A GUARDIAN BEST BOOK OF THE 21ST CENTURY
'Chilling, powerful, audacious' The Times
'Magnificent. You are in the hands of a writer at the height of her powers' Evening Standard
There was a woman at the heart of the Trojan War whose voice has been silent - until now. Discover the greatest Greek myth of all - retold by the witness that history forgot . . .
Briseis was a queen until her city was destroyed. Now she is a slave to the man who butchered her husband and brothers. Trapped in a world defined by men, can she survive to become the author of her own story?
PERFECT FOR FANS OF MADELINE MILLER'S CIRCE AND THE SONG OF ACHILLES.
*Shortlisted for the Women's Prize for Fiction and the Costa Novel Award*
Pat Barker continues her extraordinary retelling of one of our greatest myths in The Women of Troy.
Barker, author of the Booker-winning The Ghost Road, speculates about the fate of the women taken captive during the Trojan War, as related in Homer's Iliad. Briseis, queen of the small country of Lyrnessus, was captured by the Greek forces and awarded to Achilles, fated to serve him as slave and concubine. Through her eyes readers see the horror of war: the sea of blood and corpses, the looting, and the drunken aftermath of battle. When Agamemnon demands that Briseis be handed over to him, Achilles reacts with rage and refuses to fight, and when his foster brother and lover Patrocles is killed, having gone into battle in Achilles's stead, Briseis becomes the unwitting catalyst of a turning point in the war. In Barker's hands, the conflict takes on a new dimension, with revisionist portraits of Achilles ("we called him the butcher") and Patroclus (he had "taken his mother's place" in Achilles's heart). Despite its strong narrative line and transportive scenes of ancient life, however, this novel lacks the lyrical cadences and magical intensity of Madeline Miller's Circe, another recent revising of Greek mythology. The use of British contemporary slang in the dialogue is jarring, and detracts from the story's intensity. Yet this remains a suspenseful and moving illumination of women's fates in wartime.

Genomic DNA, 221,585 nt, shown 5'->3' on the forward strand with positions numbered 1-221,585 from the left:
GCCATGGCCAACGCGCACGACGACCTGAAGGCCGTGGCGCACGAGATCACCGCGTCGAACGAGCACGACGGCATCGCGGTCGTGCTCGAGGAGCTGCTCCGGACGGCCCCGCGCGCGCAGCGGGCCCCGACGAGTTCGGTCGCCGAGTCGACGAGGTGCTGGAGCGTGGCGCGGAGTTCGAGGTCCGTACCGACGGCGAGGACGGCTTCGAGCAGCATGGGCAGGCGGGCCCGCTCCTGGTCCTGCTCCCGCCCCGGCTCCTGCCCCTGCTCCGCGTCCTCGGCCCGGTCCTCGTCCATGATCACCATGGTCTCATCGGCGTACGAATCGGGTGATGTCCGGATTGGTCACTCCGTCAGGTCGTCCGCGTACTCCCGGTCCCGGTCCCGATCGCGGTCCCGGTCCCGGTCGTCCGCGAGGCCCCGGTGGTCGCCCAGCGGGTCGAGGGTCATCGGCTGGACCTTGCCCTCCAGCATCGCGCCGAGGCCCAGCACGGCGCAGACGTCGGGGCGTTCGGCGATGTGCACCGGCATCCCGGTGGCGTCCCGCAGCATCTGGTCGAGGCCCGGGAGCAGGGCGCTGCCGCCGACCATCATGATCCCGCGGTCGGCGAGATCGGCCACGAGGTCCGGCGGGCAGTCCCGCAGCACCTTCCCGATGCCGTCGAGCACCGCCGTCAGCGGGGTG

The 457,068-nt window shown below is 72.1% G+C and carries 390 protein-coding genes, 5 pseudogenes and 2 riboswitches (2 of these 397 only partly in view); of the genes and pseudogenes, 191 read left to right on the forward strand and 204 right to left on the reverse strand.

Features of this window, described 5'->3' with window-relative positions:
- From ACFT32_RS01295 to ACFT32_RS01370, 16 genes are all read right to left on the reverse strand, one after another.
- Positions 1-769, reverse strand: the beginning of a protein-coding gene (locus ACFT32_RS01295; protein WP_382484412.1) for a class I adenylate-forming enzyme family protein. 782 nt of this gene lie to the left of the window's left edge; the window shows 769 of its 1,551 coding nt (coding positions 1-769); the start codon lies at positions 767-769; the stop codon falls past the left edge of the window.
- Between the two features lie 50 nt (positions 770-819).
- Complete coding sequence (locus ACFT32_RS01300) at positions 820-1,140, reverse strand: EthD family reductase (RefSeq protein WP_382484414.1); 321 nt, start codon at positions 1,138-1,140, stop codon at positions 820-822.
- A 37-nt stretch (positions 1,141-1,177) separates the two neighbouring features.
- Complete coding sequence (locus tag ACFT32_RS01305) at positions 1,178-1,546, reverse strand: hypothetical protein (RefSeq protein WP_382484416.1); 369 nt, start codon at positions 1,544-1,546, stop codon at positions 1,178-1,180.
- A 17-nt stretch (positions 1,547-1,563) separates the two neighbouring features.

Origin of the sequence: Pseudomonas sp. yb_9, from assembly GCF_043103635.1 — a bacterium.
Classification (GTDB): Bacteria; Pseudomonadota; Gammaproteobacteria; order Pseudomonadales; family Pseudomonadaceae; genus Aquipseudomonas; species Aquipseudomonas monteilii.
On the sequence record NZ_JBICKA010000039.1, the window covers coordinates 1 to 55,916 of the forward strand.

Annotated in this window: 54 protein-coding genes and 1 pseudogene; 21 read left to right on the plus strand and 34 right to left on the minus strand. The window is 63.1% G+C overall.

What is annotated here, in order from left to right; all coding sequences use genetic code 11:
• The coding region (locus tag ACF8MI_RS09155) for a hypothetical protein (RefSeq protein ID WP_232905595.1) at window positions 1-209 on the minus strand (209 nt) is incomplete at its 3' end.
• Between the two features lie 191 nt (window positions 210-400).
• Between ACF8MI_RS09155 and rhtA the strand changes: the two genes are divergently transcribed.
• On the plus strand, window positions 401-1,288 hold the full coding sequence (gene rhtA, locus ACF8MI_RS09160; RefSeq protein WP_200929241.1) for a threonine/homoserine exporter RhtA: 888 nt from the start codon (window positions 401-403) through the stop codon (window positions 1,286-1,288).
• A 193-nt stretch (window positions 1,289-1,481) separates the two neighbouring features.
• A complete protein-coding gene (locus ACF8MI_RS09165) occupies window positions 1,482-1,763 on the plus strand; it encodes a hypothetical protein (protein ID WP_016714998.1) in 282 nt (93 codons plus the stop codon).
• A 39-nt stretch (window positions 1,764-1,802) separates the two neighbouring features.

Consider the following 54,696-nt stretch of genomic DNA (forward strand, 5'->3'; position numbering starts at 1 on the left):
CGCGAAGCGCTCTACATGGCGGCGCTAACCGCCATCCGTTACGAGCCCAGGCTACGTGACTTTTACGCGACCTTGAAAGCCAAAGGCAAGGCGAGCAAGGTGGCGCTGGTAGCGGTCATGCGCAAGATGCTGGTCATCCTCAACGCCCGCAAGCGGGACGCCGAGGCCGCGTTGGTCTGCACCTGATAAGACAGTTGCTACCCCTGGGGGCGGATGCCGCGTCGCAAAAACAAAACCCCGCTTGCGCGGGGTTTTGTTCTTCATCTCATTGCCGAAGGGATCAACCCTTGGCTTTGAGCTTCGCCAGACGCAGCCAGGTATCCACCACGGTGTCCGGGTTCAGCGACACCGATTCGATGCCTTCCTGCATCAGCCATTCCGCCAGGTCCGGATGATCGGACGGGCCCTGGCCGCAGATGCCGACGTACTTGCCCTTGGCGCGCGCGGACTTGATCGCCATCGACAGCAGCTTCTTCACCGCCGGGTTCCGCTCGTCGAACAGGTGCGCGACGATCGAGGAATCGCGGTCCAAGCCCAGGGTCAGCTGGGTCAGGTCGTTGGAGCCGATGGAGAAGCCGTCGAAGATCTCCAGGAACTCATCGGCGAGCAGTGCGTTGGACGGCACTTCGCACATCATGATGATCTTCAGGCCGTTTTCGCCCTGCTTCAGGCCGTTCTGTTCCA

The thought of war sparks words such as violence, savagery, brutality and enslavement and that’s what the author has clearly portrayed throughout the book.
Pat Barker seizes the reader retelling the fall of Troy, the heroism of Achilles and the Greek men and in contrast unfolds the brutal treatment of the Trojan women & girls.
The Greek Men and boys have to survive these brutal wars and then are rewarded with the loots of Troy including enslaving the Trojan women and girls.
These horrors of the battlefields are confronting and unimaginable.